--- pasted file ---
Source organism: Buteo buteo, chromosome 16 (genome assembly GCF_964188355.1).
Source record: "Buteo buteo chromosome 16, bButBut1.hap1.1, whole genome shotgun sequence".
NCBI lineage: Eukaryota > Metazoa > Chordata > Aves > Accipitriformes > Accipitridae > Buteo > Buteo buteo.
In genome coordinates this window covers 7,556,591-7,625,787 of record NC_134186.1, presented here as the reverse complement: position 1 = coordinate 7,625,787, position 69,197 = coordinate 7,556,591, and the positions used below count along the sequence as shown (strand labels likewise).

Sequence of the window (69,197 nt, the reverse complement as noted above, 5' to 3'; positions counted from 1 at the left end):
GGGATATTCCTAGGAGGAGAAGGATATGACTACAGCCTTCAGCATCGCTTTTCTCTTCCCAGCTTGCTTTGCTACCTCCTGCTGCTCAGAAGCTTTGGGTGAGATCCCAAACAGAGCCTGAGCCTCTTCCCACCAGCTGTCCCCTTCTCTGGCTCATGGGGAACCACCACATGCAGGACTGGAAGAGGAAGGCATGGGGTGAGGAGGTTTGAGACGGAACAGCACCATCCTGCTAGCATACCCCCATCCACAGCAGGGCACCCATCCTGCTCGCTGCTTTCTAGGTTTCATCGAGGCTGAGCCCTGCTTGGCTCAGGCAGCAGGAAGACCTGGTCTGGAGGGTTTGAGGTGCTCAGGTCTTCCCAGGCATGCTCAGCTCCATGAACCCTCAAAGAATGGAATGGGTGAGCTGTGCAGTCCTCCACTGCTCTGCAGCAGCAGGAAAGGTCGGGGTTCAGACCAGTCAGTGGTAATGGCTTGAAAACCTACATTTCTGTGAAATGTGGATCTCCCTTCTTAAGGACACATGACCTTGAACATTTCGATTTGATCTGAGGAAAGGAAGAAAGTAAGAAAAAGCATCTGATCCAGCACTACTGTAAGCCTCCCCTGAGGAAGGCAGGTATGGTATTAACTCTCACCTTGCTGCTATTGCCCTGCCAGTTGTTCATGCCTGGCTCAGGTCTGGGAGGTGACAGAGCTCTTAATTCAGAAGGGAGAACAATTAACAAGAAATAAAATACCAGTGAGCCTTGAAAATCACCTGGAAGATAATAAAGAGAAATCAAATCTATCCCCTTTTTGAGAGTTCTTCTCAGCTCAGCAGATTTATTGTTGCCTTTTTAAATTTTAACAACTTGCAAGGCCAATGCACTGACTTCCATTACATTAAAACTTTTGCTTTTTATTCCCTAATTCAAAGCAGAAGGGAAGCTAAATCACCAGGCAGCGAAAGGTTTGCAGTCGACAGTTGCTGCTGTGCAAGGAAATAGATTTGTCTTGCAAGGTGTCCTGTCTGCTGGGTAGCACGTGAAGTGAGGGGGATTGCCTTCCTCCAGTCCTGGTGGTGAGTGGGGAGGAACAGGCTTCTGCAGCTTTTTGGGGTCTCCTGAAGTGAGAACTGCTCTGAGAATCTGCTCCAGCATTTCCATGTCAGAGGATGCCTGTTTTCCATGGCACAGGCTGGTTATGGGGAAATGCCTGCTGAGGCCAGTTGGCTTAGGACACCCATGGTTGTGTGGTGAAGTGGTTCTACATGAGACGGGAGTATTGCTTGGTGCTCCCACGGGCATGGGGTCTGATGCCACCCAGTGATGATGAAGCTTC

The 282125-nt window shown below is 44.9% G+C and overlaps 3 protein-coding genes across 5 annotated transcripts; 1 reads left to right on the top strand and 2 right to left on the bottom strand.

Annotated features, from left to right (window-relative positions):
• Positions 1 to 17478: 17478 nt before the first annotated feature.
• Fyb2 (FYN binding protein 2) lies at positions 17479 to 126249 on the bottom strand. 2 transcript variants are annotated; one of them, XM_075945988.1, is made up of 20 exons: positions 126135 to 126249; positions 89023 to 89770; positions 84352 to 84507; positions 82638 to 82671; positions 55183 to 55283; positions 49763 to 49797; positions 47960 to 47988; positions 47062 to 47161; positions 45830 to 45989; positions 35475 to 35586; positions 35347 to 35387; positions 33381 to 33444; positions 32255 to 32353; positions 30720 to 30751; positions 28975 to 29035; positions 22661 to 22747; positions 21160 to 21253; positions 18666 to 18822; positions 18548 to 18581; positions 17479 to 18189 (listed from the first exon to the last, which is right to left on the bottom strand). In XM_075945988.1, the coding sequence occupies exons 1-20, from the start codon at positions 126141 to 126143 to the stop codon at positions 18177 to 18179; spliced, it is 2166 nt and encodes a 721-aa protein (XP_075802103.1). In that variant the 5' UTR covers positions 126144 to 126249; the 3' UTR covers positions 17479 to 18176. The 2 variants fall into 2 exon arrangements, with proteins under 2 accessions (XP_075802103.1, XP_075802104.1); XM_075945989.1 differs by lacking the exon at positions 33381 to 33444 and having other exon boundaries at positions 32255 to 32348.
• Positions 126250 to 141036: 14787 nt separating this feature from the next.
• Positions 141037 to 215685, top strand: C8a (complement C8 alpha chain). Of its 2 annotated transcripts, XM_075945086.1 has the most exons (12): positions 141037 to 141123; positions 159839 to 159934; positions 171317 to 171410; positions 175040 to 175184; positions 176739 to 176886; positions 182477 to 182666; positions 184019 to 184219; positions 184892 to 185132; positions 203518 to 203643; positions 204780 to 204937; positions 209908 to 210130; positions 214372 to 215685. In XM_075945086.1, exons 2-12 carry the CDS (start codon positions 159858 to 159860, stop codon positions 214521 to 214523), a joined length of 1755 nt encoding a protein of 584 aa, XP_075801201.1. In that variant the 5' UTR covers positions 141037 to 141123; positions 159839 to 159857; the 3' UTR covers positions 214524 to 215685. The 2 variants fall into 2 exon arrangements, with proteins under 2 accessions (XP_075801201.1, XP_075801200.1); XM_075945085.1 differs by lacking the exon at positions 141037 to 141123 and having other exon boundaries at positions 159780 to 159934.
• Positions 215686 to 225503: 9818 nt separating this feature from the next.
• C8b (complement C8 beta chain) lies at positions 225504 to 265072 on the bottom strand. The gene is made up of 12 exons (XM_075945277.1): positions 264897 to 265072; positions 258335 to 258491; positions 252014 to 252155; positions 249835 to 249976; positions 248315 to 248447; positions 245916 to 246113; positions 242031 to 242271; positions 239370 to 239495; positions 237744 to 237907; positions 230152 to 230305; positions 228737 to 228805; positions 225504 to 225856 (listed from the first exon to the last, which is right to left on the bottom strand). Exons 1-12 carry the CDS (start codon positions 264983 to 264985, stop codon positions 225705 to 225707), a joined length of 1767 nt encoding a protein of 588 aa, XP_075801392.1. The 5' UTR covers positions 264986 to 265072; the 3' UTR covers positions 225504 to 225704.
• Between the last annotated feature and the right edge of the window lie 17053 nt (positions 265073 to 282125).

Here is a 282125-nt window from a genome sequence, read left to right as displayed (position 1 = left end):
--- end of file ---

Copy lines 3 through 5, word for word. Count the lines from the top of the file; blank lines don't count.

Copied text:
NCBI lineage: Eukaryota > Metazoa > Chordata > Aves > Accipitriformes > Accipitridae > Buteo > Buteo buteo.
In genome coordinates this window covers 7,556,591-7,625,787 of record NC_134186.1, presented here as the reverse complement: position 1 = coordinate 7,625,787, position 69,197 = coordinate 7,556,591, and the positions used below count along the sequence as shown (strand labels likewise).

Sequence of the window (69,197 nt, the reverse complement as noted above, 5' to 3'; positions counted from 1 at the left end):